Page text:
Tuesday, June 16, 2020
Tifton, Georgia
Tifton Grapevine
Years of disagreements between Tift County and the City of Tifton have culminated in both governments deadlocked over the delivery of essential services .

Because of the deadlock , the county has sent a letter saying it will end specified services within the city during the coming months.

This would result in the city having to handle its own recreation, tax collections, animal control, city elections, non-emergency 911 dispatching and the housing of city inmates – now overseen by the county.

Recreation, animal control and 911 dispatching are currently paid through the county's general fund by all Tift countians , both inside and outside incorporated areas. At no cost to the county, the city directly pays for its elections, pays the tax commissioner for collections and pays the sheriff for inmate housing.

However, the county must allow the election office, the tax commissioner and sheriff to work with the city in handling those services. City Attorney Rob Wilmot said the county is halting those relationships.

A neutral mediator , allowed under state law to help resolve disputes, filed a report dated Monday determining that the city and county are at an impasse and that the mediation has been ended .

"The level of distrust is such that these parties are talking at cross purposes, and neither side can appreciate the other side's position," wrote Susan W. Cox , the third-party mediator from Statesboro .

The impasse arose when the county's "final proposal" stated that the city must accept the county's latest offer as one bundle in providing recreation, tax collections, animal control, city elections, 911 dispatching and inmate housing. None of the items could be negotiated separately and should be either accepted or rejected all together. If rejected, the county said it will stop providing those services within Tifton city limits.

"I confirmed with the county's counsel that their offer was conditioned upon ... an 'all or nothing' position; i.e., either the city agreed to all of the terms regarding all of the services ... or they agreed to none of them," the mediator wrote.
"After reviewing the offer, the city could not agree to all of the proposals," the mediator wrote. "If the county's offer had allowed negotiations on the six services ... the city felt that further agreement could have been reached."

Tift County Commission Chairman Grady Thompson , in a letter to Mayor Julie Smith on June 9, said the county had hoped its latest proposal would solve all service-delivery issues except for water and wastewater, which is pending in Superior Court .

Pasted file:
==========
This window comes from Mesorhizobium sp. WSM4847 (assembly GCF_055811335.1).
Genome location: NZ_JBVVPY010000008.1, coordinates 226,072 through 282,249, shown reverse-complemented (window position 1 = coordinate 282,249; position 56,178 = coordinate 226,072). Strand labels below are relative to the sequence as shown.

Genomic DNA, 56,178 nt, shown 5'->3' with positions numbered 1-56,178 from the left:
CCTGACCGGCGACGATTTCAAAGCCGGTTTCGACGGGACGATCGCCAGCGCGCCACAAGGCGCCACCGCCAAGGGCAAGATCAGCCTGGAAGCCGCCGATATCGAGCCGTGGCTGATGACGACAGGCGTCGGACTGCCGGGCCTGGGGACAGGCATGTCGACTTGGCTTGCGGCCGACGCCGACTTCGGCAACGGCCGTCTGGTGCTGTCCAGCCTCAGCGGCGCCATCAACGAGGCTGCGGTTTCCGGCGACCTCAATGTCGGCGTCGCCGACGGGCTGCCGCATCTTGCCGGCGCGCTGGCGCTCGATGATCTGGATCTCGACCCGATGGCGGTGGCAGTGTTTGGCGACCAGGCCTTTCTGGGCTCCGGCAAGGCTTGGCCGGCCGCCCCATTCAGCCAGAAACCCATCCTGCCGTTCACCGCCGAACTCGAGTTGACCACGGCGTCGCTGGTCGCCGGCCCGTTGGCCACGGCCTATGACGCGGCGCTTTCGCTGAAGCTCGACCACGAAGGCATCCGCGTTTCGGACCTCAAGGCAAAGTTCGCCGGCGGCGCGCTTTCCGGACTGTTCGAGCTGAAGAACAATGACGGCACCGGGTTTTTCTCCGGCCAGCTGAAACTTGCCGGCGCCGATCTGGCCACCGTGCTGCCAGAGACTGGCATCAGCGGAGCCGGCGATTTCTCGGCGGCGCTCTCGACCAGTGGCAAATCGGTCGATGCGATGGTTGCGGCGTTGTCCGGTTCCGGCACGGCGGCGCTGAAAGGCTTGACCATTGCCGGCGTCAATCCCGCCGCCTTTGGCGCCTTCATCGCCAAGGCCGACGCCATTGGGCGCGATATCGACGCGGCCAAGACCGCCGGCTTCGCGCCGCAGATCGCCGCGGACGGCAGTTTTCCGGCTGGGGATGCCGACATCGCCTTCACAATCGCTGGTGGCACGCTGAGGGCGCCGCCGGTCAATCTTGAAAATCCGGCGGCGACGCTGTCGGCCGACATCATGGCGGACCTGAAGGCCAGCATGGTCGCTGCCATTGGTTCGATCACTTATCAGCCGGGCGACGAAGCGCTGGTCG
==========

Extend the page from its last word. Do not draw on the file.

"As has been the case in all previously county-submitted solutions, this plan once again included concessions to the City of Tifton in an effort to bring more than two years of service delivery strategy negotiations between the parties to a close," Thompson wrote.

"The City of Tifton's rejection of every county proposal, coupled with the city's consistent desire to cherry-pick services it will allow Tift County to deliver, leaves no clear pathway forward."

Mayor Smith told the Tifton Grapevine that if the city had accepted the county's proposal, "we would have had to significantly increase the millage rate . We did not feel it was in the best interests of our constituents. We do not want to raise millage rates or fees ."

Smith said that "City Council felt that we could provide those services that would not require the millage rate to increase." Her message to Tifton taxpayers is "we want to get quality services at cost-effective rates," she said.

"It was an all-or-nothing thing. If only we could pull some services out and take them individually. We're happy with the tax commissioner; we're happy with recreation; we're happy with the sheriff housing prisoners. There are some services that we are very comfortable with."

The mayor added, "We're very receptive and very open to continue discussions. Our ultimate goal is that, hopefully, the city and the county can stay together on some of these things."
Tifton Grapevine
Tift County now has 433 positive cases of the coronavirus , which includes a local elected official . There were 327 cases one week ago.

Tift County Commissioner Melissa Hughes , who is second vice president of the state's counties association (the Association County Commissioners of Georgia), announced Monday that she has tested positive.

"As careful as I have been, wearing my mask, washing my hands, not visiting nor letting anyone visit me – not even my son or grand girls – I have tested positive for COVID-19 ," Hughes posted on social media.

"I didn’t or don’t have any major symptoms. I was not reckless in my health. ... So I am saying all this to say, this virus is real; it has not gone anywhere ."

Tift County's 433 cases represent 1,060 per 100,000 residents, said the Ga. Department of Public Health (DPH). Proportionately, that is more than counties in the Atlanta area – DeKalb registers 556 cases per 100,000 residents ; and Fulton , 468 per 100,000 . The DPH said there has been a total of 22 deaths of Tift residents from the virus and 81 hospitalizations of county residents.